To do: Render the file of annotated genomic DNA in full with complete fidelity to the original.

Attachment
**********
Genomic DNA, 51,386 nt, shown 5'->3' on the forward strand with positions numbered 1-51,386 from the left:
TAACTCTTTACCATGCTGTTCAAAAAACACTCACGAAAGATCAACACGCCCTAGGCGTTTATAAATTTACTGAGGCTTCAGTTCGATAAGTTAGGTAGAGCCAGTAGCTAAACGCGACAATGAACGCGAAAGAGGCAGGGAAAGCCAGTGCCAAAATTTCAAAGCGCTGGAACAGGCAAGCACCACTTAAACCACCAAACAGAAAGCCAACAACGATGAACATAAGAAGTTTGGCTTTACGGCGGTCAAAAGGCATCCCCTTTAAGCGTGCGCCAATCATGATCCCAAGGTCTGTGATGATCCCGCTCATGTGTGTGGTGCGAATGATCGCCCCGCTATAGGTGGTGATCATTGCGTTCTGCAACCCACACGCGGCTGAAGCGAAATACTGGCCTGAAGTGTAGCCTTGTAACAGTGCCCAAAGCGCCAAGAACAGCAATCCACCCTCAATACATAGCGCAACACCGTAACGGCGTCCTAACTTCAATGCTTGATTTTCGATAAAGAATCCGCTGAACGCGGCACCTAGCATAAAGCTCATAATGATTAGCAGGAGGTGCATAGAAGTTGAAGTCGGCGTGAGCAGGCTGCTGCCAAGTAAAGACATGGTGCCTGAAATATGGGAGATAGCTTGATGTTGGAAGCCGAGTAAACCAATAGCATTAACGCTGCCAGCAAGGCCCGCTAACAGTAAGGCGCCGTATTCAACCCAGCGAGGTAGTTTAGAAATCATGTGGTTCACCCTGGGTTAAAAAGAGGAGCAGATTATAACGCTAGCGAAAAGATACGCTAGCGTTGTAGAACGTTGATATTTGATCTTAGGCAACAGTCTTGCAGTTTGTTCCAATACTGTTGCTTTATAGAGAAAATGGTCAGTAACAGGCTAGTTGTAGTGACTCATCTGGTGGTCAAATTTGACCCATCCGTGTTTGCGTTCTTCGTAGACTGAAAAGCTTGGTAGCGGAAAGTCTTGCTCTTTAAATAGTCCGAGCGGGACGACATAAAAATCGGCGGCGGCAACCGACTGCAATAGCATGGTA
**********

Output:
Genomic DNA, 51,386 nt, shown 5'->3' on the forward strand with positions numbered 1-51,386 from the left:
TAACTCTTTACCATGCTGTTCAAAAAACACTCACGAAAGATCAACACGCCCTAGGCGTTTATAAATTTACTGAGGCTTCAGTTCGATAAGTTAGGTAGAGCCAGTAGCTAAACGCGACAATGAACGCGAAAGAGGCAGGGAAAGCCAGTGCCAAAATTTCAAAGCGCTGGAACAGGCAAGCACCACTTAAACCACCAAACAGAAAGCCAACAACGATGAACATAAGAAGTTTGGCTTTACGGCGGTCAAAAGGCATCCCCTTTAAGCGTGCGCCAATCATGATCCCAAGGTCTGTGATGATCCCGCTCATGTGTGTGGTGCGAATGATCGCCCCGCTATAGGTGGTGATCATTGCGTTCTGCAACCCACACGCGGCTGAAGCGAAATACTGGCCTGAAGTGTAGCCTTGTAACAGTGCCCAAAGCGCCAAGAACAGCAATCCACCCTCAATACATAGCGCAACACCGTAACGGCGTCCTAACTTCAATGCTTGATTTTCGATAAAGAATCCGCTGAACGCGGCACCTAGCATAAAGCTCATAATGATTAGCAGGAGGTGCATAGAAGTTGAAGTCGGCGTGAGCAGGCTGCTGCCAAGTAAAGACATGGTGCCTGAAATATGGGAGATAGCTTGATGTTGGAAGCCGAGTAAACCAATAGCATTAACGCTGCCAGCAAGGCCCGCTAACAGTAAGGCGCCGTATTCAACCCAGCGAGGTAGTTTAGAAATCATGTGGTTCACCCTGGGTTAAAAAGAGGAGCAGATTATAACGCTAGCGAAAAGATACGCTAGCGTTGTAGAACGTTGATATTTGATCTTAGGCAACAGTCTTGCAGTTTGTTCCAATACTGTTGCTTTATAGAGAAAATGGTCAGTAACAGGCTAGTTGTAGTGACTCATCTGGTGGTCAAATTTGACCCATCCGTGTTTGCGTTCTTCGTAGACTGAAAAGCTTGGTAGCGGAAAGTCTTGCTCTTTAAATAGTCCGAGCGGGACGACATAAAAATCGGCGGCGGCAACCGACTGCAATAGCATGGTA